We Say We Eat Healthier, But Are We Really?

The Lempert Report
July 26, 2021

A new survey from AlixPartners finds that while nearly half of consumers believe health and wellness have become more important over the past year during the pandemic, the reality is that healthier products occupy less than a quarter of consumer spend.

The survey found 49% of consumers across six global markets and 46% of consumers in the United States believe a healthy lifestyle has become more important. But healthy options represent just 21% of consumers’ wallets across all product categories. The survey also found that the primary barriers preventing consumers from purchasing healthier products are price, a lack of clear product information and availability in stores. “Healthier products tend to have a price premium, but that has gone down in terms of being a barrier,” said Randy Burt, managing director at AlixPartners. “What’s emerged as a more effective barrier for food is taste and variety.” The survey found prepared refrigerated and frozen meals are attracting more demand for healthier options than any other food or non-food product category. Half of the surveyed consumers said there is a lack of fresh and frozen ready meal options in stores and that they would like to see a greater range made available. In addition, forty-seven percent of consumers said they want to see healthier salty snack options, and 44% said the same for bread and baked foods. Consumers also said they want to see healthier confectionery products (41%), breakfast cereals (39%) dairy products and dairy-free alternatives (38%), and fresh meat and meat alternatives (37%).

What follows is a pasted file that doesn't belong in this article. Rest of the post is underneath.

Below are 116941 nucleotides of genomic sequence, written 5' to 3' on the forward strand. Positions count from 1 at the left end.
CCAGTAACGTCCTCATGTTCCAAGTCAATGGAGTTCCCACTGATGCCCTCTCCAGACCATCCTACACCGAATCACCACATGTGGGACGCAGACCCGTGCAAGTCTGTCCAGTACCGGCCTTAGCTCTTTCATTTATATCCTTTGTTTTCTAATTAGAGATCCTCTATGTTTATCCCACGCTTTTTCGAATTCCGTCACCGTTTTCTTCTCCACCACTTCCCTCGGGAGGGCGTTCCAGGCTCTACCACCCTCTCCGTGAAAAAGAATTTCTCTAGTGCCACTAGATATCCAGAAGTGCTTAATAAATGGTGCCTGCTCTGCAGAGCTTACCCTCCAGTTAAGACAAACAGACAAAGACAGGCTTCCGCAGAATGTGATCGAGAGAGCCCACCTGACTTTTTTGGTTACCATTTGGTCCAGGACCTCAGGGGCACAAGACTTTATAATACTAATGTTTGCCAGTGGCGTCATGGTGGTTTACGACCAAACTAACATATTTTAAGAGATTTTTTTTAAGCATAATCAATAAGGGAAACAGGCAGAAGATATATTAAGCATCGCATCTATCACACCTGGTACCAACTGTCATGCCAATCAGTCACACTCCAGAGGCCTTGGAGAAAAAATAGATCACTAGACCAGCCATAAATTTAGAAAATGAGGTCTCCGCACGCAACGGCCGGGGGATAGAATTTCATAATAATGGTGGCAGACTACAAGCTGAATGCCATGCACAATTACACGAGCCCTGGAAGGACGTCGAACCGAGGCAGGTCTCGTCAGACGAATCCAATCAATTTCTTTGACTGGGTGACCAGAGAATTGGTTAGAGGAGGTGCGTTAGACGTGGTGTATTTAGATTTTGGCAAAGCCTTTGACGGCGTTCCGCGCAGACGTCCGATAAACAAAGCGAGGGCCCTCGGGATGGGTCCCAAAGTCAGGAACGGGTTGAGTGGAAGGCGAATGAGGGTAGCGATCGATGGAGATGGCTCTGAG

Consumers also are becoming more aware of what it takes to be healthy, according to the survey. Seven in 10 consumers said they have a strong understanding of nutrition. “Understanding around what is good and what is not good is much higher, so educating becomes less important while taste and variety become more important,” Burt said. Consumers also are attaching health and wellness to broader environmental and social factors, he added. “It’s about authenticity and being able to communicate that you not only have the nutrition, value and taste, but also that the animals, people and environment that are part of the supply chain are all treated fairly and ethically along the way.”